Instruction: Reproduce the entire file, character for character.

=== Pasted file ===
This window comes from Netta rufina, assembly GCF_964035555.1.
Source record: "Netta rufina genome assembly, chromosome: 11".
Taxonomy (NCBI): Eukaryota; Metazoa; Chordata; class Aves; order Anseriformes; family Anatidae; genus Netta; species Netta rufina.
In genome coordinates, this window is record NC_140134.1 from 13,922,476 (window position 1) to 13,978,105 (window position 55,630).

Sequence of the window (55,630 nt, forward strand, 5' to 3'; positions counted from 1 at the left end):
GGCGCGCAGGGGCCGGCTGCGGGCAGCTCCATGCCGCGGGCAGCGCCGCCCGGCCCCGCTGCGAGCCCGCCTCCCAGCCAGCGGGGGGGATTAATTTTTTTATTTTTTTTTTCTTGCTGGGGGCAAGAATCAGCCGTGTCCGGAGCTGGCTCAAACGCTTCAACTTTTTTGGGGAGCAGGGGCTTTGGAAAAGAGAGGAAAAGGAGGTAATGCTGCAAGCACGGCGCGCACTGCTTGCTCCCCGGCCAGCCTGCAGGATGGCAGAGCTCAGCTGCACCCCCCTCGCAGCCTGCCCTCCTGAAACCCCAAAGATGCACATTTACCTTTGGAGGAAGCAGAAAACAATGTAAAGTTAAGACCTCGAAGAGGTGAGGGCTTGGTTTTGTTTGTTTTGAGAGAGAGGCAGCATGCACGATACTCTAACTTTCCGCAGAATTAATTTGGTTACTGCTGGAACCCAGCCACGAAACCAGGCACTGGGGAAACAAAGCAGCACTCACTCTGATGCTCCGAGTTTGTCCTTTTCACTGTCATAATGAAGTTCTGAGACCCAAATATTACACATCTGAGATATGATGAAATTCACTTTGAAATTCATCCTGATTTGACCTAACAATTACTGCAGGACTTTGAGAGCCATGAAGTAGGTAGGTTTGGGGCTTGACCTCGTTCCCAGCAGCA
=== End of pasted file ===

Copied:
This window comes from Netta rufina, assembly GCF_964035555.1.
Source record: "Netta rufina genome assembly, chromosome: 11".
Taxonomy (NCBI): Eukaryota; Metazoa; Chordata; class Aves; order Anseriformes; family Anatidae; genus Netta; species Netta rufina.
In genome coordinates, this window is record NC_140134.1 from 13,922,476 (window position 1) to 13,978,105 (window position 55,630).

Sequence of the window (55,630 nt, forward strand, 5' to 3'; positions counted from 1 at the left end):
GGCGCGCAGGGGCCGGCTGCGGGCAGCTCCATGCCGCGGGCAGCGCCGCCCGGCCCCGCTGCGAGCCCGCCTCCCAGCCAGCGGGGGGGATTAATTTTTTTATTTTTTTTTTCTTGCTGGGGGCAAGAATCAGCCGTGTCCGGAGCTGGCTCAAACGCTTCAACTTTTTTGGGGAGCAGGGGCTTTGGAAAAGAGAGGAAAAGGAGGTAATGCTGCAAGCACGGCGCGCACTGCTTGCTCCCCGGCCAGCCTGCAGGATGGCAGAGCTCAGCTGCACCCCCCTCGCAGCCTGCCCTCCTGAAACCCCAAAGATGCACATTTACCTTTGGAGGAAGCAGAAAACAATGTAAAGTTAAGACCTCGAAGAGGTGAGGGCTTGGTTTTGTTTGTTTTGAGAGAGAGGCAGCATGCACGATACTCTAACTTTCCGCAGAATTAATTTGGTTACTGCTGGAACCCAGCCACGAAACCAGGCACTGGGGAAACAAAGCAGCACTCACTCTGATGCTCCGAGTTTGTCCTTTTCACTGTCATAATGAAGTTCTGAGACCCAAATATTACACATCTGAGATATGATGAAATTCACTTTGAAATTCATCCTGATTTGACCTAACAATTACTGCAGGACTTTGAGAGCCATGAAGTAGGTAGGTTTGGGGCTTGACCTCGTTCCCAGCAGCA